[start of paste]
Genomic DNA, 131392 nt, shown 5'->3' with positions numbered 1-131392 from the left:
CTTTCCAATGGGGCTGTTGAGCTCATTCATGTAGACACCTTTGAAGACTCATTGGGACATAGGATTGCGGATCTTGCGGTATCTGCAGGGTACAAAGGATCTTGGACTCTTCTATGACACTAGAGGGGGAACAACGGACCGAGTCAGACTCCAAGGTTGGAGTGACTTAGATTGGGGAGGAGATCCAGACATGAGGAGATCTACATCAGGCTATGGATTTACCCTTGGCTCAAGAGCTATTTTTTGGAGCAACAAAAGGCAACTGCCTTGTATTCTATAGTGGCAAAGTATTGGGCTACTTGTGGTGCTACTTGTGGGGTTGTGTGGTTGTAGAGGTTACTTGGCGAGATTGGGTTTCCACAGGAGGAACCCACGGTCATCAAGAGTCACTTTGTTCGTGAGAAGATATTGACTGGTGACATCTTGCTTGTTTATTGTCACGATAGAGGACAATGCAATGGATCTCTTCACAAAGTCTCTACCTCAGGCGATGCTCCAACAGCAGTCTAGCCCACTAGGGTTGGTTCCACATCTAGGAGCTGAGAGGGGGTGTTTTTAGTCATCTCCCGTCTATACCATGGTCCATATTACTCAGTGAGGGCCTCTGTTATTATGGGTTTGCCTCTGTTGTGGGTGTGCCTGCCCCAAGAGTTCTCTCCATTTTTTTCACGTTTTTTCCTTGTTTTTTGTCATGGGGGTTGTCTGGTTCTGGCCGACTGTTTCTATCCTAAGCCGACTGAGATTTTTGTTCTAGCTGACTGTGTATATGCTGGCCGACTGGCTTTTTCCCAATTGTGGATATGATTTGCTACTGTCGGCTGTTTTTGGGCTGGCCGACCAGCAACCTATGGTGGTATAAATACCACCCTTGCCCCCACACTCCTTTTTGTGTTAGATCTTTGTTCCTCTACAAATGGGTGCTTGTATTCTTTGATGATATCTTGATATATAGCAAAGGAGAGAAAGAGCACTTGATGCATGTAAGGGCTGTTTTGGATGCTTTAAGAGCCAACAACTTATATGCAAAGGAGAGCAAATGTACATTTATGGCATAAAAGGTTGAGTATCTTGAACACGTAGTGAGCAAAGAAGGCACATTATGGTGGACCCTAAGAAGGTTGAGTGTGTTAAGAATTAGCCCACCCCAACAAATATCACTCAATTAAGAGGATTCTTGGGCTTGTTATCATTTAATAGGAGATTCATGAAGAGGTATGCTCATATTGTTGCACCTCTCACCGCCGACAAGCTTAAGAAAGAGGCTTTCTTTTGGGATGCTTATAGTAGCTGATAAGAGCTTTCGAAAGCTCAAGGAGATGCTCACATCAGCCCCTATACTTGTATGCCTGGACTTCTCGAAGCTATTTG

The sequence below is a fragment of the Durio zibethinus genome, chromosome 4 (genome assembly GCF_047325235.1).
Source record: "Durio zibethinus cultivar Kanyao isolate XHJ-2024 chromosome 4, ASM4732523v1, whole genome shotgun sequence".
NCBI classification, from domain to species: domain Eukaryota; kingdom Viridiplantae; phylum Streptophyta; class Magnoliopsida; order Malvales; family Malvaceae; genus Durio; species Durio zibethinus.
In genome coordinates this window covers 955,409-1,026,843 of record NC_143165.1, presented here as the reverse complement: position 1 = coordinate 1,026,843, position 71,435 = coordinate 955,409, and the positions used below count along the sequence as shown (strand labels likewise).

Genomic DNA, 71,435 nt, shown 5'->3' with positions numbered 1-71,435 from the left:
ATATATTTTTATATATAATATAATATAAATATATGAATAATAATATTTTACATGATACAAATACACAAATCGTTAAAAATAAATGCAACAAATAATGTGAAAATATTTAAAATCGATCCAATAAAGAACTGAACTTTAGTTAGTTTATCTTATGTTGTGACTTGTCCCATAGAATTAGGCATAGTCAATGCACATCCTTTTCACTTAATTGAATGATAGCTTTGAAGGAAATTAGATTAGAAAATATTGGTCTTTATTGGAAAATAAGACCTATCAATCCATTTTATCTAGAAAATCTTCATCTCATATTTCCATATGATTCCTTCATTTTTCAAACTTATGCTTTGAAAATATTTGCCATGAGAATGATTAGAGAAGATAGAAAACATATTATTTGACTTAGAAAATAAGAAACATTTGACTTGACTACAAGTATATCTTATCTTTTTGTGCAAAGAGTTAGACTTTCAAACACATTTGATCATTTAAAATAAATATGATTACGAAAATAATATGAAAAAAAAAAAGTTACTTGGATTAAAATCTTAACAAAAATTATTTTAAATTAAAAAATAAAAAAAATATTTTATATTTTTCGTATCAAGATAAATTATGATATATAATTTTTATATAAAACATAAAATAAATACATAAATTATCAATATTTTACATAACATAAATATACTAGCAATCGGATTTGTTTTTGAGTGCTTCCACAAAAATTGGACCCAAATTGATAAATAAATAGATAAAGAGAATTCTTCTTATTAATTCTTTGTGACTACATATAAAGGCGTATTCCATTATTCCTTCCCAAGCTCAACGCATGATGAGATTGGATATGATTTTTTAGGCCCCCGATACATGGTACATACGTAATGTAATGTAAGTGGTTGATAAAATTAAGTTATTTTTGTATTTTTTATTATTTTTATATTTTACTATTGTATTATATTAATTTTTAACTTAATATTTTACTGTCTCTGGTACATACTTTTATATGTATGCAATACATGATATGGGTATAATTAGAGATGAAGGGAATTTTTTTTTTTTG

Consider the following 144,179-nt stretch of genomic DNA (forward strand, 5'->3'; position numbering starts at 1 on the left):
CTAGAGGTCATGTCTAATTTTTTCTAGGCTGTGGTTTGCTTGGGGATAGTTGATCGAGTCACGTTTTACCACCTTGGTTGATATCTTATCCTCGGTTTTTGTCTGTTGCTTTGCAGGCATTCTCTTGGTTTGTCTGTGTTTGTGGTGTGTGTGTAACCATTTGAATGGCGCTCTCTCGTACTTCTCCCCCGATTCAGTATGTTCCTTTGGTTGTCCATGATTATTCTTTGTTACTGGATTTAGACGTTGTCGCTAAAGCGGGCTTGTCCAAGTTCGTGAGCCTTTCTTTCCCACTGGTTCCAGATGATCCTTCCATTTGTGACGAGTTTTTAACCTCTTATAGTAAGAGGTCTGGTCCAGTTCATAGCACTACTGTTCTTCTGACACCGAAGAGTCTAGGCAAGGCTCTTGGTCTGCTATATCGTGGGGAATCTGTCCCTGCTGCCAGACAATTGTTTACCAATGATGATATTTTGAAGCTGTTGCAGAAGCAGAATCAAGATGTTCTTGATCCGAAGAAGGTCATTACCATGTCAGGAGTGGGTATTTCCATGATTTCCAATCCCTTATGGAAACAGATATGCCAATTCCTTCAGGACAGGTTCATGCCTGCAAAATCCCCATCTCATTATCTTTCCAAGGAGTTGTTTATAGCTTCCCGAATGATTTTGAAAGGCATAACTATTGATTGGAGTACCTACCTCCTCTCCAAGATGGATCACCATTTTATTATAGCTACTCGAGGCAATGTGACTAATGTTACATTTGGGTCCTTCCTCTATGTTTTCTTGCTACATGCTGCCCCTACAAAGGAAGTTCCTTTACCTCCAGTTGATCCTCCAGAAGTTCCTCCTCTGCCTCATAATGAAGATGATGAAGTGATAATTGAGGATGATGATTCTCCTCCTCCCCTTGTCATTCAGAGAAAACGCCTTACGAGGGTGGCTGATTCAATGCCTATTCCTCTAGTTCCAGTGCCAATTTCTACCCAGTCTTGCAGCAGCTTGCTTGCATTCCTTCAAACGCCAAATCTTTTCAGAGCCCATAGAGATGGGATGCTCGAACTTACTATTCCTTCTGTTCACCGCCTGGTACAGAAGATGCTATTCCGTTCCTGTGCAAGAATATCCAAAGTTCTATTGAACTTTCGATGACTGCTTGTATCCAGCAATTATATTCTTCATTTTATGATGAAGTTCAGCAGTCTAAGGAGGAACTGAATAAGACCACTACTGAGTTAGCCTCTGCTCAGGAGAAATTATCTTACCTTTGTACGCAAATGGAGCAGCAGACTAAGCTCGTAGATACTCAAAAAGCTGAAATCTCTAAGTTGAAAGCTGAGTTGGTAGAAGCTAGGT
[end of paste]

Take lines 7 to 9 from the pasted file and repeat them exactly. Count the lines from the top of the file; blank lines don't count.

Genomic DNA, 71,435 nt, shown 5'->3' with positions numbered 1-71,435 from the left:
ATATATTTTTATATATAATATAATATAAATATATGAATAATAATATTTTACATGATACAAATACACAAATCGTTAAAAATAAATGCAACAAATAATGTGAAAATATTTAAAATCGATCCAATAAAGAACTGAACTTTAGTTAGTTTATCTTATGTTGTGACTTGTCCCATAGAATTAGGCATAGTCAATGCACATCCTTTTCACTTAATTGAATGATAGCTTTGAAGGAAATTAGATTAGAAAATATTGGTCTTTATTGGAAAATAAGACCTATCAATCCATTTTATCTAGAAAATCTTCATCTCATATTTCCATATGATTCCTTCATTTTTCAAACTTATGCTTTGAAAATATTTGCCATGAGAATGATTAGAGAAGATAGAAAACATATTATTTGACTTAGAAAATAAGAAACATTTGACTTGACTACAAGTATATCTTATCTTTTTGTGCAAAGAGTTAGACTTTCAAACACATTTGATCATTTAAAATAAATATGATTACGAAAATAATATGAAAAAAAAAAAGTTACTTGGATTAAAATCTTAACAAAAATTATTTTAAATTAAAAAATAAAAAAAATATTTTATATTTTTCGTATCAAGATAAATTATGATATATAATTTTTATATAAAACATAAAATAAATACATAAATTATCAATATTTTACATAACATAAATATACTAGCAATCGGATTTGTTTTTGAGTGCTTCCACAAAAATTGGACCCAAATTGATAAATAAATAGATAAAGAGAATTCTTCTTATTAATTCTTTGTGACTACATATAAAGGCGTATTCCATTATTCCTTCCCAAGCTCAACGCATGATGAGATTGGATATGATTTTTTAGGCCCCCGATACATGGTACATACGTAATGTAATGTAAGTGGTTGATAAAATTAAGTTATTTTTGTATTTTTTATTATTTTTATATTTTACTATTGTATTATATTAATTTTTAACTTAATATTTTACTGTCTCTGGTACATACTTTTATATGTATGCAATACATGATATGGGTATAATTAGAGATGAAGGGAATTTTTTTTTTTTG

Consider the following 144,179-nt stretch of genomic DNA (forward strand, 5'->3'; position numbering starts at 1 on the left):